Hands holding soil

Until about 10 years ago, spring wheat was a favorite crop for farmers in North Dakota.

Erickson: “Beginning in 2007, when the government heavily incentivized corn production for ethanol use, corn production really reached into North Dakota, and people began growing corn as a replacement for spring wheat.”

That’s Emeric Erickson, a farmer in North Dakota. He says that shift is harming soil health. Here’s why:

Erickson: “Spring wheat is a cool season crop and it gets up and establishes quickly and shades out the soil.”

The state has a very high water table in the spring. Because wheat shades the soil, it traps the moisture. But corn takes a lot longer to establish, leaving the soil exposed to direct sunlight.

Erickson: “It evaporates the water away – the ground water is carrying salts with it, and these salts are left behind after the water evaporates away.”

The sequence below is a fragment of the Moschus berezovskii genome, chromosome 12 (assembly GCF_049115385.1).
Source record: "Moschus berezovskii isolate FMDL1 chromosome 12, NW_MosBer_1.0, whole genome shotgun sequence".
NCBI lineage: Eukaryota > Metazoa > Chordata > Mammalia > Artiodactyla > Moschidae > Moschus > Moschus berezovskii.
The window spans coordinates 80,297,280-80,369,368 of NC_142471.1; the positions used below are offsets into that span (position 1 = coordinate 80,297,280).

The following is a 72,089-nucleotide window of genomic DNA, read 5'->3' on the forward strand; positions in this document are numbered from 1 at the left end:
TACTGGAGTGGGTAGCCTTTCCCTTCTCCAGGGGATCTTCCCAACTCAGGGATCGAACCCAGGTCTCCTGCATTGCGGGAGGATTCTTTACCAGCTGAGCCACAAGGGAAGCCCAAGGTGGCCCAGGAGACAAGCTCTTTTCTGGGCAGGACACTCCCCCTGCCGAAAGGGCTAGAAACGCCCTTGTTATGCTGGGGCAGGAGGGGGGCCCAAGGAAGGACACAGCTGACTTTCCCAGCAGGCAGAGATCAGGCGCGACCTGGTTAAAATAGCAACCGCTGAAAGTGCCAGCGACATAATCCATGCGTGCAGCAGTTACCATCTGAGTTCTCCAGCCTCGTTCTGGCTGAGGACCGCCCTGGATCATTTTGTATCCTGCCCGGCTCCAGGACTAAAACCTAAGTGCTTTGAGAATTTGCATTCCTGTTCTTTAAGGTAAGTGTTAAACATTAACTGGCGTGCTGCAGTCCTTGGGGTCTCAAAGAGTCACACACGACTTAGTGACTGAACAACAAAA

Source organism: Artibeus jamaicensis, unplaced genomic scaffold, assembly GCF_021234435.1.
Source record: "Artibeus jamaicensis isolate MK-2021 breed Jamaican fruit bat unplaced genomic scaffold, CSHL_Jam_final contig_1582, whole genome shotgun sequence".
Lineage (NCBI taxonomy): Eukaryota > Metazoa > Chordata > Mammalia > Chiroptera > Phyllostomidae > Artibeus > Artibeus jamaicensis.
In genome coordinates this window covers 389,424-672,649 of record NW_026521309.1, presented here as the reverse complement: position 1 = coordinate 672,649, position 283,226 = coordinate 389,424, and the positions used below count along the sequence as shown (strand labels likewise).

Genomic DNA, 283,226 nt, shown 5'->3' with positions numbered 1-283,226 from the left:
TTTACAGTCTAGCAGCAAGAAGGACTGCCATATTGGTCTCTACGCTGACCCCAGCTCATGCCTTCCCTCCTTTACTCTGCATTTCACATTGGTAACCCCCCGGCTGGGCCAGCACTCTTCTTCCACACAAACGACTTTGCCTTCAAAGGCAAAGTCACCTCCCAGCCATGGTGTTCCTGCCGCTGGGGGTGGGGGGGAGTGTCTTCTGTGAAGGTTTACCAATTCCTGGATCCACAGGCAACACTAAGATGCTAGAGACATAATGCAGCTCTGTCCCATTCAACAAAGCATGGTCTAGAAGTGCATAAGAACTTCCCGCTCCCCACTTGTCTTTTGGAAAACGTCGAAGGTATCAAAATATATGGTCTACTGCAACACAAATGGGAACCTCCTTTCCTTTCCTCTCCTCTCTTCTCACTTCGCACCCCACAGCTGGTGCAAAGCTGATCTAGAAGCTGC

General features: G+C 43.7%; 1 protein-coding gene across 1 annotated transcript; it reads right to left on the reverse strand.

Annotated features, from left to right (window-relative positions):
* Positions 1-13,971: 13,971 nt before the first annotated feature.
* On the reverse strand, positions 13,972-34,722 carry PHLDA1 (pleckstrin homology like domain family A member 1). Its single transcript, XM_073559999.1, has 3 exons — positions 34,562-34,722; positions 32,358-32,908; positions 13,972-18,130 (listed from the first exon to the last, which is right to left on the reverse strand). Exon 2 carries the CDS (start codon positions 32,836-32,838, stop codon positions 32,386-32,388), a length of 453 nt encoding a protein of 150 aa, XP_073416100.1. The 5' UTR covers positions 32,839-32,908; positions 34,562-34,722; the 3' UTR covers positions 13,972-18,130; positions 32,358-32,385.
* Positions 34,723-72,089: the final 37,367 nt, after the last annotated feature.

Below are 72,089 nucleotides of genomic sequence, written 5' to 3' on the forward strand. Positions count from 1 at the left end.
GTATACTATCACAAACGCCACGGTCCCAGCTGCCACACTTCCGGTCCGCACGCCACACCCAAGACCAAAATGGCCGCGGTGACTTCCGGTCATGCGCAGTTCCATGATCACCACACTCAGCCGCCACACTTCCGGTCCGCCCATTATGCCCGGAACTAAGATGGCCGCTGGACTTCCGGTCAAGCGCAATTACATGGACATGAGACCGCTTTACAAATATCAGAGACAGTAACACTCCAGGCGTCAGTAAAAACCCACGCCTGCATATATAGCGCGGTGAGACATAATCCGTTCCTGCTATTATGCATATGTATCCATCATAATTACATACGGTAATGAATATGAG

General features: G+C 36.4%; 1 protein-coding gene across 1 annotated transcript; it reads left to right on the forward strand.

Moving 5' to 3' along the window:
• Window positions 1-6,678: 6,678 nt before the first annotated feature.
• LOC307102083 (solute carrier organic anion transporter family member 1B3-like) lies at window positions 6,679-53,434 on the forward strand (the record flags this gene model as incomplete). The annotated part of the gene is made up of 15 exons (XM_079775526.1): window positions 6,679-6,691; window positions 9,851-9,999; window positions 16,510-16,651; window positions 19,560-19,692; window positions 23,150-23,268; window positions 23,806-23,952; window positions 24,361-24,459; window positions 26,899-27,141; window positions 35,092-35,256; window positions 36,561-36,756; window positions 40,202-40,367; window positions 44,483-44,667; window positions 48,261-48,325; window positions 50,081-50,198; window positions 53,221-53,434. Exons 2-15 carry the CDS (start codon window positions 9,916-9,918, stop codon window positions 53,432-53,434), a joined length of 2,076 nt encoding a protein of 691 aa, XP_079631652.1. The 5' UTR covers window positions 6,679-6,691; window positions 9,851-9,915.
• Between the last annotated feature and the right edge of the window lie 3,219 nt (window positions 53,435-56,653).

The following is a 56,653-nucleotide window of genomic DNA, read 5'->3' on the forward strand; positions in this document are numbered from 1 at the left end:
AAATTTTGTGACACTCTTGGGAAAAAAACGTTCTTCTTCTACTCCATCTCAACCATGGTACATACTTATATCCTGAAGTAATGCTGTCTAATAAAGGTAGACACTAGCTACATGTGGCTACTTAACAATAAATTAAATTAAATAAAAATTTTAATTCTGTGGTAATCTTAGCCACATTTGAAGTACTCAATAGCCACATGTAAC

Erickson says the salty soil left behind is not as fertile. He’s started growing a variety of crops in addition to corn, to give the soil a chance to heal. Farmers must choose between short-term profit and long-term soil health. It’s an unintended consequence of the ethanol boom.

Reporting credit: ChavoBart Digital Media.
Image graphic: Created by David McCarthy.

Samantha Harrington

Samantha Harrington, Associate Editor of Yale Climate Connections, is a journalist and graphic designer, with a background in digital media and entrepreneurship. "Sam" is especially interested in sharing...